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17 August 2011
Girls in single-parent families are at higher risk of being overweight or obese than those in dual-parent households, Deakin University health researchers have found.
The researchers examined data of 8717 children aged between four and nine years-old from the Longitudinal Study of Australian Children and revealed higher rates of overweight and obesity in girls from single-parent families. Children in single-parent households also watched more television and ate more food high in fat and sugar and less fruit and vegetables.
Deakin’s Dr Linda Byrne said while the results are confronting they shouldn’t be seen as an indication that single parents are doing a bad job.
“Parenting is a difficult job and there are extra demands when undertaking this task alone,” Dr Byrne said.
“It is important that our results are not used to judge single parents. Rather what we have found should be used to develop strategies to support families through some of the most challenging parts of parenting – what to feed the kids and how to keep them active.”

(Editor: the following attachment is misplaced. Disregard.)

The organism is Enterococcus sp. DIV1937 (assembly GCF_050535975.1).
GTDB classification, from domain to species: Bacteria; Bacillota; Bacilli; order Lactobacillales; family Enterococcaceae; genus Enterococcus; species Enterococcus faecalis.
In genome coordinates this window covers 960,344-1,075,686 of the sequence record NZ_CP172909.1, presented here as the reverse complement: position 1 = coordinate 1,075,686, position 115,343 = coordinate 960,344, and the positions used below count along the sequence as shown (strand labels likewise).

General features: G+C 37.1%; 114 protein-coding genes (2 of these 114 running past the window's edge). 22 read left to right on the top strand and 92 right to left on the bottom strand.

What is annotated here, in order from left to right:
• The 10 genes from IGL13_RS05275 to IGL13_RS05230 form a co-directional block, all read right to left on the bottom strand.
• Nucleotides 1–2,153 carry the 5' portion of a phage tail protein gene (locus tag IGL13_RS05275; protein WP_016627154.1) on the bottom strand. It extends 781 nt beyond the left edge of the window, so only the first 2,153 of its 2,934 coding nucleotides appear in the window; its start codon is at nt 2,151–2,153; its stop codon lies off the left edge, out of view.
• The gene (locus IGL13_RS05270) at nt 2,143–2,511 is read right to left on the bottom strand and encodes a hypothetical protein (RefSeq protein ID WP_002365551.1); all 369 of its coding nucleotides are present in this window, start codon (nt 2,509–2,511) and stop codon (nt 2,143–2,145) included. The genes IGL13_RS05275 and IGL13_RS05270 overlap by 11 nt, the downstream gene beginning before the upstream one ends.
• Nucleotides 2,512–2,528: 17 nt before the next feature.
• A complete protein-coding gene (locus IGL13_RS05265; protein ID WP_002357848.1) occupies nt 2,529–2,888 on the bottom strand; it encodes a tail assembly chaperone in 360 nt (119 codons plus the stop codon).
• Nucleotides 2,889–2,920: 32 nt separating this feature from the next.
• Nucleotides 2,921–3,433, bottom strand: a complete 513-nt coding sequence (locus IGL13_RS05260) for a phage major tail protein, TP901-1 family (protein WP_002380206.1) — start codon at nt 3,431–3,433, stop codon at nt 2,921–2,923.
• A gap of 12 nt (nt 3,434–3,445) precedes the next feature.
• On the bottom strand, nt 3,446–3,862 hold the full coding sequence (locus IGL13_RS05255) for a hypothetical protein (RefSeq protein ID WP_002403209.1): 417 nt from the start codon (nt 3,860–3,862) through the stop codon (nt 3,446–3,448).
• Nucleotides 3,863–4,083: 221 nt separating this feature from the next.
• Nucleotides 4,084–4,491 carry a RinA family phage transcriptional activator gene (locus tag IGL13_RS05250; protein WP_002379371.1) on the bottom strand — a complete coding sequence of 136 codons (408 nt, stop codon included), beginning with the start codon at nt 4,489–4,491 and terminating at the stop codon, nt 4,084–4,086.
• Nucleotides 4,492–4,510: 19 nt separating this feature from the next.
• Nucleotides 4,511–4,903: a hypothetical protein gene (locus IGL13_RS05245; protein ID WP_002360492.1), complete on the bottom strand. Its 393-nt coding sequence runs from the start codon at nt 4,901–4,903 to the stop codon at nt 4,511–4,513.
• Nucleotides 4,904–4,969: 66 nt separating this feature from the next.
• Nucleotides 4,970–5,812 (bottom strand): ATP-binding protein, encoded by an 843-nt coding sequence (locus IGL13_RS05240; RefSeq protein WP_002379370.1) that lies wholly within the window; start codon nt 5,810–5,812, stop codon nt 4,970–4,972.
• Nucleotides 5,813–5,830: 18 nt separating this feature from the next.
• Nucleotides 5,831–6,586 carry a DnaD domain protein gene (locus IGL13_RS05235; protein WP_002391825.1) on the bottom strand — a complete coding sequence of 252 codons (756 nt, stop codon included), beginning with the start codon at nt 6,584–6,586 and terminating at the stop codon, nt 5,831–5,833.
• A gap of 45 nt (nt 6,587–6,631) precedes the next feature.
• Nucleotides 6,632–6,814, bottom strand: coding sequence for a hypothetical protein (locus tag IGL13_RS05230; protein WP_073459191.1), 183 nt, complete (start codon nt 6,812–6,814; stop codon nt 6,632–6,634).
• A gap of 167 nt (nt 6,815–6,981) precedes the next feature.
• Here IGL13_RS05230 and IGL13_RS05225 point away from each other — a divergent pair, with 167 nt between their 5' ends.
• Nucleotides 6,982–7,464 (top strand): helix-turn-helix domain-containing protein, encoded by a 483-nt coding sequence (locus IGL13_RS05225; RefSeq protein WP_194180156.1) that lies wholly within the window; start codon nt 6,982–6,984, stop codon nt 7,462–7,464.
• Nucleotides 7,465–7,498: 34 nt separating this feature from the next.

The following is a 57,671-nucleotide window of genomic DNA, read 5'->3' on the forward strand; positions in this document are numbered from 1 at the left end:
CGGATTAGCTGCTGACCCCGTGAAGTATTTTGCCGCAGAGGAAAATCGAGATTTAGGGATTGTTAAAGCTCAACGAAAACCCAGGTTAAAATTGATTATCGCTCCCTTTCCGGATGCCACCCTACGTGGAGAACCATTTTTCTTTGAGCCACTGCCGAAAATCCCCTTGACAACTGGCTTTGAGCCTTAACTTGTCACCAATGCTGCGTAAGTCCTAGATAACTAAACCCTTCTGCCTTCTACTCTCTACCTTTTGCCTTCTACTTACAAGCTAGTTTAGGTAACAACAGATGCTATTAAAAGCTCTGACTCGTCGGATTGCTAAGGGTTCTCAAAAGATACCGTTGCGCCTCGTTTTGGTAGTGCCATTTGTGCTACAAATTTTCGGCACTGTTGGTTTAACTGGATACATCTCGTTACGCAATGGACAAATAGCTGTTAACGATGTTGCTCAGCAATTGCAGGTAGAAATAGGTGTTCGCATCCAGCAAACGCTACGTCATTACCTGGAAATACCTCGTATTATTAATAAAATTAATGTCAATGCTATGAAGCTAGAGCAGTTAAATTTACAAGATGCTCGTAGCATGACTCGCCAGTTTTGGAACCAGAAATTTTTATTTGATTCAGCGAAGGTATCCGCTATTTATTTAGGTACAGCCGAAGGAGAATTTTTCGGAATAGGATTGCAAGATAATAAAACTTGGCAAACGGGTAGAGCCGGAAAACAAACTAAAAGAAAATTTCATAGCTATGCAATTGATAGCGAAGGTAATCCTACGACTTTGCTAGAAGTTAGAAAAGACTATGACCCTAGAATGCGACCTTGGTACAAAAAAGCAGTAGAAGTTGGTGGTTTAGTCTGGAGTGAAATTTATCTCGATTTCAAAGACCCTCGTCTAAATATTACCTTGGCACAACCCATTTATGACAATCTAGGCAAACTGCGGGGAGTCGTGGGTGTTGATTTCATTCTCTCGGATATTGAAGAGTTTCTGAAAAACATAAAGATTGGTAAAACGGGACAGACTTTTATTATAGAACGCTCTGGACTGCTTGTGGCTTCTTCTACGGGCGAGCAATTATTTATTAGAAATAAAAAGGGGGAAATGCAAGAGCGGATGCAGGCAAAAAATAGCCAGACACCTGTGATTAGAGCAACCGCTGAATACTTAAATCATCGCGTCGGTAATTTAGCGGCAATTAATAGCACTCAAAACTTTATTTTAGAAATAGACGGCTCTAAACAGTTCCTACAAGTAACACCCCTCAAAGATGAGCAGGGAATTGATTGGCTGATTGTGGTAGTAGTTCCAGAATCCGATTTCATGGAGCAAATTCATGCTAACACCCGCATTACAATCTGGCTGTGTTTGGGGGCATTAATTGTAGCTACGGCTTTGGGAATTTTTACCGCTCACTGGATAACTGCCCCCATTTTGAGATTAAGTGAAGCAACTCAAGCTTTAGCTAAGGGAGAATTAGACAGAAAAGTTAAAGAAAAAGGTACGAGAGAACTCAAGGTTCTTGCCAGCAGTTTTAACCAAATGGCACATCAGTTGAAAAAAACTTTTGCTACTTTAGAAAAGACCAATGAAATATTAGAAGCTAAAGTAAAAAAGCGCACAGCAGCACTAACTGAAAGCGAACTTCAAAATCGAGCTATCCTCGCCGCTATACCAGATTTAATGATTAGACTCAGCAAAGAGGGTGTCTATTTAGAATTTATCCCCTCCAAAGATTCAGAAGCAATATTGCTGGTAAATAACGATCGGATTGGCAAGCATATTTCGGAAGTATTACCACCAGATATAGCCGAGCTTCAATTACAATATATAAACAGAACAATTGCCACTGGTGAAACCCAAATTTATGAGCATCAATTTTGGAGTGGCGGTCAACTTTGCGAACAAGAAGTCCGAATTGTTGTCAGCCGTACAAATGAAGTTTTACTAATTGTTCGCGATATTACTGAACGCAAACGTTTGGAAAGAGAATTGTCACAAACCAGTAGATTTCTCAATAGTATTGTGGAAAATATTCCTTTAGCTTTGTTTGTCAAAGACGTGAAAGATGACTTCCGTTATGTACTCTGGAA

The results of the study showed little difference in the rates of overweight and obesity in boys from single-parent and dual-parent families. When it came to eating and television viewing habits, children in single-parent households ate slightly less serves of fruit and vegetables and a little more high fat foods and sugary drinks per day; and watched approximately two hours more television each week.
Dr Byrne said that while the actual difference in number of serves of food and hours of television watching was relatively small, it suggested that there is an additive effect at work.
“This might mean that small changes in parental behavior could result in better outcomes for their children,” she said.
“While the overall results for eating and television viewing are consistent with other studies, we were surprised to find that only girls from single-parent families were overrepresented in the overweight category.
“This might be because girls are not as active as boys. Mother’s perception of neighbourhood safety has been shown to influence weight in girls. If single mothers perceive their neighbourhood to be unsafe, they may be less likely to encourage their daughters to go outside and exercise.”
The results of this study are published online in the International Journal of Pediatric Obesity.
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